This is also the purpose behind the letter we know as First Corinthians. The church in Corinth was having trouble acting as a community that was truly united Christ. In the course of the letter Paul touched on a number of places where the Corinthians divided themselves: they divided themselves based on which apostle they followed; some claimed Peter, some Paul, some a man named Apollos (1:10-17).  They divided themselves by accusing one another in a court of law (6:1-8). They divided themselves over whether it was alright for Christians to eat meat that had been sacrificed to pagan idols (10:23-11:1). They divided themselves when they celebrated Holy Communion, as wealthier members gathered together for a feast while the poor members were left hungry (11:17-34). They divided themselves over which spiritual gifts were more impressive and important than the others (12:1-11).

As he addressed each issue, Paul worked to help the Corinthians see the importance of doing everything for the good of the community. Quit boasting about who brought you to Christ; you are all in Christ (3:5-9). Quit bringing each other to court, and forgive each other (6:7-8). Quit feasting while others get weak and sick; wait for one another before celebrating the Lord’s Supper (11:27-34).

Paul dedicated a large chunk of this letter (ch. 12-14) to advising the Corinthians on how to use their spiritual gifts for building up the community rather than dividing it (14:26). And as part of that instruction Paul wrote the beautiful words of 1 Cor. 13. These are some of the most well-known and well-loved words in all of literature. “If I speak in the tongues of mortals and of angels, but do not have love, I am a noisy gong or a clanging symbol. […] Love is patient; love is kind; love is not envious or boastful or arrogant or rude. […] Now these three remain: faith, hope, and love; and the greatest of these is love.”

We often place Paul’s words in the same category as love poetry, as if Paul’s words would fit neatly with a Robert Burns poem…

O my Luve is like a red, red rose

That’s newly sprung in June;

O my Luve is like the melody

That’s sweetly played in tune.[3]

…or with a Shakespeare sonnet…

…Love is not love

Which alters when it alteration finds,

Or bends with the remover to remove:

O no! it is an ever-fixed mark

That looks on tempests and is never shaken.[4]

But really, Paul’s beautiful words might fit better with some more everyday phrases: “I don’t care who started it. Don’t hit your sister! Love your sister!”

Paul was writing to a community that was being broken apart from within. People were holding on tight to ideas of who was “worthy” or important in the church based on social status, on wealth, or on talents. But here in chapter thirteen Paul said: Look, the only thing that really matters, that is truly important, is that you love one another. In the end all these worldly things will end and fade away. In the end, even faith won’t be needed anymore, because we will see and know fully. In the end, even hope won’t be needed, because it will be fulfilled. But in the end, love will remain. So make love your priority now.[5]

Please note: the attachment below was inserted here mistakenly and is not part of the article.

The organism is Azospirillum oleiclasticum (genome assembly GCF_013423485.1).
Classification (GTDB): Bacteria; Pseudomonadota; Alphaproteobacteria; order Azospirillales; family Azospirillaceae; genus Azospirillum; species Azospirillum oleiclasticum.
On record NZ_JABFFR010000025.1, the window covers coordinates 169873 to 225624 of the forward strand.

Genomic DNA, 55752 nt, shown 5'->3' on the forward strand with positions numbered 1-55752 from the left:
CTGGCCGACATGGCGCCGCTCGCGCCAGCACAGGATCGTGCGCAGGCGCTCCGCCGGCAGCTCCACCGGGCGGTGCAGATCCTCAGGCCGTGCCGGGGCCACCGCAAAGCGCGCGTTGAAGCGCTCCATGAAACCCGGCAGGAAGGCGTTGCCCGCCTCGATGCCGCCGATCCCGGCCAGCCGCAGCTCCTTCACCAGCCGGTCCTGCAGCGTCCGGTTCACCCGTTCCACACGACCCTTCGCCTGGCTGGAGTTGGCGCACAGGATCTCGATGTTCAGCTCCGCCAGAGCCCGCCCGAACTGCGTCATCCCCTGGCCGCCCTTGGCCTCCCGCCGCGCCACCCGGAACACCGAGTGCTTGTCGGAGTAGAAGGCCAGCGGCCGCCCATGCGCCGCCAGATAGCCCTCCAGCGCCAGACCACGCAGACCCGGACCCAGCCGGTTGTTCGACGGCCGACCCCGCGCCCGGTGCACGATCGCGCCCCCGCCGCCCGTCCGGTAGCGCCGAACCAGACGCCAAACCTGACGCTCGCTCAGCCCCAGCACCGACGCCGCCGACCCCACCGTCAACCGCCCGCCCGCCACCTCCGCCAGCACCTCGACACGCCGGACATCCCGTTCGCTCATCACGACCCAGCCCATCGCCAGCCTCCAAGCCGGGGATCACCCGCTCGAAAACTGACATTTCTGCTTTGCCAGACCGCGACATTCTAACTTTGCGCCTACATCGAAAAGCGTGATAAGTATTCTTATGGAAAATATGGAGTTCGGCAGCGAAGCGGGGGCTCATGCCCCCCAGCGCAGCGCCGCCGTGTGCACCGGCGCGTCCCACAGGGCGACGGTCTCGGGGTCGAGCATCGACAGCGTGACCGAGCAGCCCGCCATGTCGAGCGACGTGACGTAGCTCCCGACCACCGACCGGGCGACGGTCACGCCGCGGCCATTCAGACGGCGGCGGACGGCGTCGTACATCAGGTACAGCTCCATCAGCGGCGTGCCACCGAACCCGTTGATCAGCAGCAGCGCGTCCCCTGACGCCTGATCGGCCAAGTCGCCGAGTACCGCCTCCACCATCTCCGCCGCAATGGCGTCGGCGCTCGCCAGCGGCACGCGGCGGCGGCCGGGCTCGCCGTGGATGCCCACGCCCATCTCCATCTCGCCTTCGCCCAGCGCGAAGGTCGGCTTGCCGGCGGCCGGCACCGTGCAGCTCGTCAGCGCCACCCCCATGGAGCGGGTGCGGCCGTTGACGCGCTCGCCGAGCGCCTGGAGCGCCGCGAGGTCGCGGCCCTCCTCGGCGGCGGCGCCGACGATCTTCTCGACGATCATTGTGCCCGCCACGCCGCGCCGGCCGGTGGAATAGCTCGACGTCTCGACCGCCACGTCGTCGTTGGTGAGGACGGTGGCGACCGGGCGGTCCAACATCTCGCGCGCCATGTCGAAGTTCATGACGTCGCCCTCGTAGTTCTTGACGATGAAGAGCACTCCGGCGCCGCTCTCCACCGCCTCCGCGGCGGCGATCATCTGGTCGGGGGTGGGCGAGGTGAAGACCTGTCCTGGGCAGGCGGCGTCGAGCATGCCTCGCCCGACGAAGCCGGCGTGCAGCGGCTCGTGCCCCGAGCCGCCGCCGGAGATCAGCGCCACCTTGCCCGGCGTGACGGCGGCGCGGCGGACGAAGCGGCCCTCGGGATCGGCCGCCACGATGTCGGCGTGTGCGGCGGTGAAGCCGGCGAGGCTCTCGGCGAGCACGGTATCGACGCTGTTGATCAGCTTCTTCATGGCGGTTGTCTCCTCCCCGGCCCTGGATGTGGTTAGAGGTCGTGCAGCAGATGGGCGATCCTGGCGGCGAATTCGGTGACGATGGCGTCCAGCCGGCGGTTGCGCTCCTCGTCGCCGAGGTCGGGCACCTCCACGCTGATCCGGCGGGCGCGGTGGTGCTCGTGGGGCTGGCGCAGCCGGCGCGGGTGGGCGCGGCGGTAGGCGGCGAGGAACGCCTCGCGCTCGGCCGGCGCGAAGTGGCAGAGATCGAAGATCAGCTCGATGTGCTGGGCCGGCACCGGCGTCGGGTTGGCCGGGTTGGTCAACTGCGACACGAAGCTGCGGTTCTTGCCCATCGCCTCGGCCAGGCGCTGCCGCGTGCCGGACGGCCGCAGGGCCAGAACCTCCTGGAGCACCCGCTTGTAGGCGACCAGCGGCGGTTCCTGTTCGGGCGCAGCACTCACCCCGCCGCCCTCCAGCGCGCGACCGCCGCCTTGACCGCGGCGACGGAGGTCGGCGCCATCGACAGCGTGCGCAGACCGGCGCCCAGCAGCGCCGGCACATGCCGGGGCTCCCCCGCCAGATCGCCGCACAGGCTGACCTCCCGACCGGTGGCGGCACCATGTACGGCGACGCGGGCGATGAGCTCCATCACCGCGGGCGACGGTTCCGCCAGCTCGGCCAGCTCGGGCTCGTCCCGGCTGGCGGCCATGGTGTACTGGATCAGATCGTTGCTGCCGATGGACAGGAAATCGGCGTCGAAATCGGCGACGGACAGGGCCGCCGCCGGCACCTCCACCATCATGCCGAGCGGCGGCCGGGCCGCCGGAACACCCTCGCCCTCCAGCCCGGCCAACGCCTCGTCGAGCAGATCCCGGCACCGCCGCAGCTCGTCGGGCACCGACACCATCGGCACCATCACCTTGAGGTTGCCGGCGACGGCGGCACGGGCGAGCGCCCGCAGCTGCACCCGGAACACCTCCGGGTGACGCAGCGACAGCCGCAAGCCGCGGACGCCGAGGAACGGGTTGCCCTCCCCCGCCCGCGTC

All this brings me back to something else that Bishop Gordy said about St. Andrew this week. He talked a lot about our attention to worship, but he also lifted us up because we care about one another. We don’t agree on all issues, we don’t all believe in exactly the same way, but we are committed to loving one another. We know how to disagree and then share the peace with one another.

That is possible because it is not a peace that comes from within us; it is a peace that comes from Christ, who has intentionally gathered us together — with all our differences — in order to be his church here in this place.

Christ has gathered us to love one another with the love of Christ, and to welcome others into that love. This is our first and greatest calling.

May God continue to give us the love we need to truly love one another: to be patient and kind; to not be irritable or resentful; to bear all things, believe all things, hope all things, endure all things. Amen.


 

[1] St. Augustine of Hippo, Sermon 227, The Fathers of the Church, (1959), Sermons on Liturgical Seasons vol. 38, ed. Roy Joseph Deferrari, p. 197. Admittedly, I found the quote on the Wikipedia article “Kiss of Peace.”

[2] “What is the ‘Exchange of Peace’?” Worship Formation & Liturgical Resources: Frequently Asked Questions, Evangelical Lutheran Church in America, (January 2013). Available online at http://download.elca.org/ELCA%20Resource%20Repository/What_is_the_Exchange_of_Peace.pdf

[3] Robert Burns, “A Red, Red Rose,” (1796).

[4] William Shakespeare, Sonnet 116.

[5] Brian Peterson, “Commentary on 1 Corinthians 13:1-13,” Working Preacher, Jan. 31, 2016. http://www.workingpreacher.org/preaching.aspx?commentary_id=2734